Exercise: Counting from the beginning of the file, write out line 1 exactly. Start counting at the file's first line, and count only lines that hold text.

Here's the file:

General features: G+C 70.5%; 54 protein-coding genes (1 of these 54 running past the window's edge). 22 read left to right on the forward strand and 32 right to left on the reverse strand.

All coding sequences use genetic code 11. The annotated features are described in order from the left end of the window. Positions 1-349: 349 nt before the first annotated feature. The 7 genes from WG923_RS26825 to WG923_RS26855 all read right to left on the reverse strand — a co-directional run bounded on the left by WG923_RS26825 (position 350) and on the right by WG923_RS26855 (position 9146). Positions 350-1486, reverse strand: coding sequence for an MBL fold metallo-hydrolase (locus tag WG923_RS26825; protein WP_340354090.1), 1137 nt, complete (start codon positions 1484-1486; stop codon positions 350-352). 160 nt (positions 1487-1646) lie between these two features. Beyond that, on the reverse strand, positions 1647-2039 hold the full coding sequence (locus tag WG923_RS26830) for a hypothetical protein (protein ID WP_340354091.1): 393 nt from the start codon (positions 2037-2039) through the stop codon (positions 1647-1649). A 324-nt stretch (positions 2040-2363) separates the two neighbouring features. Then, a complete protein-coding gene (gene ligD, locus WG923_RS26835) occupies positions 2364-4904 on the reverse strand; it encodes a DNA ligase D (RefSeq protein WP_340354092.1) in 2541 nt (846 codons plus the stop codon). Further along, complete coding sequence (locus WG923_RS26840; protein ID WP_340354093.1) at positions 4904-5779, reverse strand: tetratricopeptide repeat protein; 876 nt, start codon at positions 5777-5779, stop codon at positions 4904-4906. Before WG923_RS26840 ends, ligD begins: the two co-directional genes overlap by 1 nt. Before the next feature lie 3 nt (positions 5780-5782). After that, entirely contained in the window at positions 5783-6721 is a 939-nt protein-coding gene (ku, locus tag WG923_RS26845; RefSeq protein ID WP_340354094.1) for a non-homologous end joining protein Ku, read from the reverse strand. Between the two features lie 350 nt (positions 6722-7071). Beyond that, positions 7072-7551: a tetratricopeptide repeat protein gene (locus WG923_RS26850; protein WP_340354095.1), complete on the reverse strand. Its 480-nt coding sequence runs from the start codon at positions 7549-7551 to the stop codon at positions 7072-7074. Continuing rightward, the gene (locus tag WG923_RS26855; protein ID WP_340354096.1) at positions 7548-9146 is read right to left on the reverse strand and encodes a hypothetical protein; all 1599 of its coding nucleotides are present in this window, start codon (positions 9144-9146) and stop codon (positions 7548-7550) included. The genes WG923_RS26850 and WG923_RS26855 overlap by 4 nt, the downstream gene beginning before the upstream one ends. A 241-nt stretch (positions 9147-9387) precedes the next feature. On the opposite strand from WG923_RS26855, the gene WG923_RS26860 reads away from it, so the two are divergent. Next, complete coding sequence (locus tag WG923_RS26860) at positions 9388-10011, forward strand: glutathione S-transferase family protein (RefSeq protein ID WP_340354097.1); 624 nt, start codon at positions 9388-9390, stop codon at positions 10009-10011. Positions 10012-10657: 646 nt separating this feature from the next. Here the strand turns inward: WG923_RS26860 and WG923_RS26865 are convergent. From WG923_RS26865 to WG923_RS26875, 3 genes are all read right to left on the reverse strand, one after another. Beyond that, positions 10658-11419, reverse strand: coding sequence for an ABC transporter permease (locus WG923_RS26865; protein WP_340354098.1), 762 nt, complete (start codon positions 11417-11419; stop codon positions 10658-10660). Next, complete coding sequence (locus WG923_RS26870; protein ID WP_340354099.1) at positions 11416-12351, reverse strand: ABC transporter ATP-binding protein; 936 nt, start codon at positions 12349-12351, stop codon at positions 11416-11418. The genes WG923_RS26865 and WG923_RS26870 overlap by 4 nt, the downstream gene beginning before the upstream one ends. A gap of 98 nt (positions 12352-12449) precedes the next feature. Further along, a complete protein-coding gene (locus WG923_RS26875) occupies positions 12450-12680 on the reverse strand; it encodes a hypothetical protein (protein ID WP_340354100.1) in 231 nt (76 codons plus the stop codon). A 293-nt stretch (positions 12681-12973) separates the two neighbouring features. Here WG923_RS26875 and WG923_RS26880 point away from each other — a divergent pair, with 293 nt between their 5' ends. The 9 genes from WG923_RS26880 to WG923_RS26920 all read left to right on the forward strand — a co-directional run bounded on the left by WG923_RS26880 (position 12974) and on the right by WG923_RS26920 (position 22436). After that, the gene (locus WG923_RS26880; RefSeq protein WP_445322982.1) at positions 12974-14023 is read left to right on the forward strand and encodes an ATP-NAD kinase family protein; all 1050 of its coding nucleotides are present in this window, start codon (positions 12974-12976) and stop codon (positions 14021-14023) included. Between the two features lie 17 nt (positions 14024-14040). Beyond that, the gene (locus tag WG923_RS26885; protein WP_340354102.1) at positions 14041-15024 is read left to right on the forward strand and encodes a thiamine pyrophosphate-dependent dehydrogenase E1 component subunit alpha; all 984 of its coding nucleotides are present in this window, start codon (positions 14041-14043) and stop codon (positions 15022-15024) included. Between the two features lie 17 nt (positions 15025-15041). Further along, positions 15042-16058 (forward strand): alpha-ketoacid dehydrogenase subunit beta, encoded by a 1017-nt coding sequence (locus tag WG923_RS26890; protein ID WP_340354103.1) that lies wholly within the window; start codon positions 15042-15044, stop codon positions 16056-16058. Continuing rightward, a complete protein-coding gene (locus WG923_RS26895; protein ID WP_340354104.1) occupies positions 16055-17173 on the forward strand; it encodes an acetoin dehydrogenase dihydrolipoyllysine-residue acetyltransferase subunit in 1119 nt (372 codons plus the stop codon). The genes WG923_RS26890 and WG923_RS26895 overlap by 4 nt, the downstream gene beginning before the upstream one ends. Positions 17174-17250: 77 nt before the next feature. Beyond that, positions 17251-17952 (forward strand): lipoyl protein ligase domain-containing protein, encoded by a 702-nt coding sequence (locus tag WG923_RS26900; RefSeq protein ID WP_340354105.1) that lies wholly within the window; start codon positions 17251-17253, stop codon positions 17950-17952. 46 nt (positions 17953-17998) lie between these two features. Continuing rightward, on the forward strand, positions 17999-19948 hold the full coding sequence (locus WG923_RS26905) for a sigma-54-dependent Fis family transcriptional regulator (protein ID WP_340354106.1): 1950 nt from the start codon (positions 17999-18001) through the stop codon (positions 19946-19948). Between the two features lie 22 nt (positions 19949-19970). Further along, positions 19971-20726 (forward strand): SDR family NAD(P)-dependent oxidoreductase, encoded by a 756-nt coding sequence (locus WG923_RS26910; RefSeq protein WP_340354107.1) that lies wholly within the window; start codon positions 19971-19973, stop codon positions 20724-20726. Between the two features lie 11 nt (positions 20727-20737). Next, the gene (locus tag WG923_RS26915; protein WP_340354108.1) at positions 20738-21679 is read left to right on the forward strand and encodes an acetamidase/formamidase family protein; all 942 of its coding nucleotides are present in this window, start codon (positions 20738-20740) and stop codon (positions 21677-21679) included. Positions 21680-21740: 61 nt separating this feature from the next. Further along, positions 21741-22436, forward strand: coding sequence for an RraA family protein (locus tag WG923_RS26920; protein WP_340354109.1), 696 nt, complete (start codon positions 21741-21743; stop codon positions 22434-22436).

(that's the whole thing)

General features: G+C 70.5%; 54 protein-coding genes (1 of these 54 running past the window's edge). 22 read left to right on the forward strand and 32 right to left on the reverse strand.